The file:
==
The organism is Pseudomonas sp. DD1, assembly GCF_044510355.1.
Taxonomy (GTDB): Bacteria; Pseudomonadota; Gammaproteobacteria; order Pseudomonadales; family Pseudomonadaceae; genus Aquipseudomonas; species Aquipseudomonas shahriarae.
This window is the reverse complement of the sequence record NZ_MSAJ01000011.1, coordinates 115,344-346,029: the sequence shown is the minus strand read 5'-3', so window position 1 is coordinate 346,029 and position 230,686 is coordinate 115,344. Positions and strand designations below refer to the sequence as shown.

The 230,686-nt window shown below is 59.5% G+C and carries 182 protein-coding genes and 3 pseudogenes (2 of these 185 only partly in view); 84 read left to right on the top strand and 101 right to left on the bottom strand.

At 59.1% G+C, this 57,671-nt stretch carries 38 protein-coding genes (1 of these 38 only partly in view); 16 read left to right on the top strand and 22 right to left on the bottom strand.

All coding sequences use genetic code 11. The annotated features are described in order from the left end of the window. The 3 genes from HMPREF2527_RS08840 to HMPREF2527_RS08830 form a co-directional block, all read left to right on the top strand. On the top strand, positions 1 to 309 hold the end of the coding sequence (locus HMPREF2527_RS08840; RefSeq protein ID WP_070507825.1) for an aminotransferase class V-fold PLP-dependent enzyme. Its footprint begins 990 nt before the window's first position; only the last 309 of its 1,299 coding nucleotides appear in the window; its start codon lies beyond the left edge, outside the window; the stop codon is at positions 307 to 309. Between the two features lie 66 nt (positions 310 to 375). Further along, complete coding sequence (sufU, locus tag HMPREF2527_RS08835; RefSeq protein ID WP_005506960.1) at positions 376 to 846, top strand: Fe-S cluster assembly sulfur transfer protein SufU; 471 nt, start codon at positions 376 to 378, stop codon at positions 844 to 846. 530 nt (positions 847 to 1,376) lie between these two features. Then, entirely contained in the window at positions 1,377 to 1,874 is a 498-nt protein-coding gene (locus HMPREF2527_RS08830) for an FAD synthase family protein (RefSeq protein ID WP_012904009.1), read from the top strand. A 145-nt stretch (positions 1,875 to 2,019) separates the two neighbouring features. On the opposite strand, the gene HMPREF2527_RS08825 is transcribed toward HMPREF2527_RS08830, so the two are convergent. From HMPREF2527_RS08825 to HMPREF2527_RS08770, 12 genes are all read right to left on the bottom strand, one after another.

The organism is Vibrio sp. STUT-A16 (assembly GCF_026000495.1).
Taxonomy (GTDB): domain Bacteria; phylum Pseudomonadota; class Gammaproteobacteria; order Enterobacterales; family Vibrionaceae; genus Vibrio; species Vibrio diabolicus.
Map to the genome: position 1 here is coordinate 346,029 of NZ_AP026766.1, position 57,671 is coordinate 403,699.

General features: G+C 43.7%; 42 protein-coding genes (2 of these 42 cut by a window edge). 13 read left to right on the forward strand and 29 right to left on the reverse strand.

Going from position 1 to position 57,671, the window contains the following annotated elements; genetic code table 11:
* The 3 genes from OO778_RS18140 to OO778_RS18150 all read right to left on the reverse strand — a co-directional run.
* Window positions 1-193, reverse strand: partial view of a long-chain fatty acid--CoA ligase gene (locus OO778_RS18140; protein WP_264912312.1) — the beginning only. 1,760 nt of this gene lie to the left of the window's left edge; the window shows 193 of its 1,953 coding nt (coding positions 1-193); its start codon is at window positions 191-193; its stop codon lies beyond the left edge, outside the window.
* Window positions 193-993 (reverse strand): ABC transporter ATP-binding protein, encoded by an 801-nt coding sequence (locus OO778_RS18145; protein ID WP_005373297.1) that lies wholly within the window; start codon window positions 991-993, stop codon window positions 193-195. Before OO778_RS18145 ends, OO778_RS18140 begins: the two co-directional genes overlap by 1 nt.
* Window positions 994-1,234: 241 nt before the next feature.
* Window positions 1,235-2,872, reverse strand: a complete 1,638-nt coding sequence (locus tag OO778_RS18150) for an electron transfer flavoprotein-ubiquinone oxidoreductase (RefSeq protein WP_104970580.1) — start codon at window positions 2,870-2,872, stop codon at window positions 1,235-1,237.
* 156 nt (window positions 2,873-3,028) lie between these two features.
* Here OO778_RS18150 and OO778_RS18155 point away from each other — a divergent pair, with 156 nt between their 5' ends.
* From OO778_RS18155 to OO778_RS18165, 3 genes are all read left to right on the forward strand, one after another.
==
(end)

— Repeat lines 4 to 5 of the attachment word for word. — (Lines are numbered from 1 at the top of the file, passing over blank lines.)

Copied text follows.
The 230,686-nt window shown below is 59.5% G+C and carries 182 protein-coding genes and 3 pseudogenes (2 of these 185 only partly in view); 84 read left to right on the top strand and 101 right to left on the bottom strand.

At 59.1% G+C, this 57,671-nt stretch carries 38 protein-coding genes (1 of these 38 only partly in view); 16 read left to right on the top strand and 22 right to left on the bottom strand.